This is an old drawing from when I was in college. That'd make it approximately twenty years old.
This was from shortly after I left college. It must be at least seventeen years old at this point [and probably more like nineteen].
The rest of these are from my "resurgence" — within the last two years.
All the works I'm including in this post are drawn in charcoal, my favorite medium to work with.
I am not including the drawings that are going to be included in this year's Juried Regional Exhibition.
I'm also not including the drawings that were included in last year's Juried Regional Exhibition.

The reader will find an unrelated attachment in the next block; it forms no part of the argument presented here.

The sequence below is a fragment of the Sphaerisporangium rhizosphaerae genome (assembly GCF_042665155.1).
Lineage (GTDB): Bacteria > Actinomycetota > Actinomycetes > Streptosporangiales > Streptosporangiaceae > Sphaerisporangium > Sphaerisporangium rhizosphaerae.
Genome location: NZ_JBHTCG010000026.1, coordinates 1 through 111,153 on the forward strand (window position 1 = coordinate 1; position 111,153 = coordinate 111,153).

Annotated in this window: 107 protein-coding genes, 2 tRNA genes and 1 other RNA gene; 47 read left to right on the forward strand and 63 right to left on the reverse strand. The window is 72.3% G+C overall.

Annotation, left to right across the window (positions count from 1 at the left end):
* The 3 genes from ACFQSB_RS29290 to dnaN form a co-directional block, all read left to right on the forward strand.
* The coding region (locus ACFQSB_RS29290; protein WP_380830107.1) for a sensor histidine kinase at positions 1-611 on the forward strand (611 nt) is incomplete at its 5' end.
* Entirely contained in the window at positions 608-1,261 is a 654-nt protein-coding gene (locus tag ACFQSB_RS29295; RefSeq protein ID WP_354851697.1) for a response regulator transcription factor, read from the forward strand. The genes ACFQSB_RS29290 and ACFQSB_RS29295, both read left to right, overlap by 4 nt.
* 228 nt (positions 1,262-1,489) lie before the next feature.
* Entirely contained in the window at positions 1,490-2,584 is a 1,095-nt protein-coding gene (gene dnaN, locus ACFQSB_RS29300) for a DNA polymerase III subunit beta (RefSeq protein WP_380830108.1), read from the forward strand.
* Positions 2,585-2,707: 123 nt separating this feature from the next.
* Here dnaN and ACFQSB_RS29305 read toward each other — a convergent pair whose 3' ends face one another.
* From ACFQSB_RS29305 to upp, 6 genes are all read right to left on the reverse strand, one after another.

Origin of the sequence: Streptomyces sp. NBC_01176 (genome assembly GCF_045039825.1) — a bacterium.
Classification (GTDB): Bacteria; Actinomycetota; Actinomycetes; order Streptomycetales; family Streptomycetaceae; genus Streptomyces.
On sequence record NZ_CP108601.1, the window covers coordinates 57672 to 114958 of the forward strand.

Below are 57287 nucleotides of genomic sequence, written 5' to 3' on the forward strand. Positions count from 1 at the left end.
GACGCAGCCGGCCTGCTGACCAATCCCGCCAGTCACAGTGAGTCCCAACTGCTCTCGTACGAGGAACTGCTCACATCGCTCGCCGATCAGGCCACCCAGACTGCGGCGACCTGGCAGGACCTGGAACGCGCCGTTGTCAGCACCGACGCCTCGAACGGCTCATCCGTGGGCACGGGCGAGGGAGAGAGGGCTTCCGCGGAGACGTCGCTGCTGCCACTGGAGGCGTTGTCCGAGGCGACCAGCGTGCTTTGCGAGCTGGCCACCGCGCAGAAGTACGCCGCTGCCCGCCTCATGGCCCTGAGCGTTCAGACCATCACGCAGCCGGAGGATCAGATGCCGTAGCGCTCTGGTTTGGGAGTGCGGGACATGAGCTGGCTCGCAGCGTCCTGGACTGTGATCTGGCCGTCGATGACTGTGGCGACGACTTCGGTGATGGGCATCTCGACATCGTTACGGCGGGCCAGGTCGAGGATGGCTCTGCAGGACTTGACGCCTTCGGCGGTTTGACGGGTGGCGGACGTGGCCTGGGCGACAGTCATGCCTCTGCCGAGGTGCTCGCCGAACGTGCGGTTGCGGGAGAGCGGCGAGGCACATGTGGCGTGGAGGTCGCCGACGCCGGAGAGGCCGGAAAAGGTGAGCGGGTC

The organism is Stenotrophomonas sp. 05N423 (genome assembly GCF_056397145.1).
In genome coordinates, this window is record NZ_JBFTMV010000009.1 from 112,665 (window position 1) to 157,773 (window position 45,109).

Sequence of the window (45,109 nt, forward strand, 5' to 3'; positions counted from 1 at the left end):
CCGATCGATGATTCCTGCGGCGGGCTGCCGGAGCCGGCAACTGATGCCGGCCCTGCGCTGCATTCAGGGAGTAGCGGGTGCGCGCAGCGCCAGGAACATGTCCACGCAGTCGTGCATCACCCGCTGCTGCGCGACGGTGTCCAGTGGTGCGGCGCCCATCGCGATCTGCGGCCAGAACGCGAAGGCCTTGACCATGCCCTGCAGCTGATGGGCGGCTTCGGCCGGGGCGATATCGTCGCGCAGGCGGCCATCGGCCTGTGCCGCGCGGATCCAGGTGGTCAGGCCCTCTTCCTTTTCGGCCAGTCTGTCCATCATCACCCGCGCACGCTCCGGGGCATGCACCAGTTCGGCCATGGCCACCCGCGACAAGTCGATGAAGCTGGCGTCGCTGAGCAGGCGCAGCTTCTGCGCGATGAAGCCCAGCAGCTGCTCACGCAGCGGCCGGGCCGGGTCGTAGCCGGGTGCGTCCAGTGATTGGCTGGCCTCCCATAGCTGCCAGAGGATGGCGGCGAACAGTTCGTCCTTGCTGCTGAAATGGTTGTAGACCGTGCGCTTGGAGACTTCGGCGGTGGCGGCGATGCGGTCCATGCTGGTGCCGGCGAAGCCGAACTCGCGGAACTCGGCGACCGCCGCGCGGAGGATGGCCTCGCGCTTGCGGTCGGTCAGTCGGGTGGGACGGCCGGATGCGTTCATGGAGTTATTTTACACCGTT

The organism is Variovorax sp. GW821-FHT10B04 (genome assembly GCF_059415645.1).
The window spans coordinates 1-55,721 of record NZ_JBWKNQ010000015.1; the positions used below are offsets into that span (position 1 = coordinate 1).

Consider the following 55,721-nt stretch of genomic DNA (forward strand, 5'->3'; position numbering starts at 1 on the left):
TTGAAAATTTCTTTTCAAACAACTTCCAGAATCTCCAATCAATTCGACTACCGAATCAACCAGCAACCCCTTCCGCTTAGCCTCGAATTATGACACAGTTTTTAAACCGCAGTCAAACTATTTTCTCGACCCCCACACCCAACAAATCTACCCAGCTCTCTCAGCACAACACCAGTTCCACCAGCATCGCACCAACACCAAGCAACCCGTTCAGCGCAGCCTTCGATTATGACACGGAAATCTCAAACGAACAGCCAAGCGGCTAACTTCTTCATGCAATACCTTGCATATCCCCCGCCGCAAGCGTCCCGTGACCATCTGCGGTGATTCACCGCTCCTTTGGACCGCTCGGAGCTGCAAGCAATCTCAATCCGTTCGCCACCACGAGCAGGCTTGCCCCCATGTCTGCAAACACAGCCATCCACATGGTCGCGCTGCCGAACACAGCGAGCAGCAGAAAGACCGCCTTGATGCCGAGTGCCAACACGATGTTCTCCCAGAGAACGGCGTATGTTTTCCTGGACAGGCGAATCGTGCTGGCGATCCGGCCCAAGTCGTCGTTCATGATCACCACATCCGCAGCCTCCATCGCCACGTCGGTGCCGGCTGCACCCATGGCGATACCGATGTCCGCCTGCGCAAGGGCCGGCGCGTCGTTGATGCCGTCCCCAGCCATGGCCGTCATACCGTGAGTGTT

There's no particular justifiable rationale for these exclusions.
And of course you're encouraged to come see the shows when they're open.

Sunday, January 15, 2012

Untitled [to avoid mean spiritedness and profanity]

“Before we marry the guy next door, don't you think we ought to have a fling with a tall dark stranger and see if he can support us in the manner to which we'd like to be accustomed? And if he can't, we can always marry the steady beau who lives next door.”

—Richard Land, in an NPR piece that aired January 13th

[Richard Land is the president of The Ethics & Religious Liberty Commission of the Southern Baptist Convention.]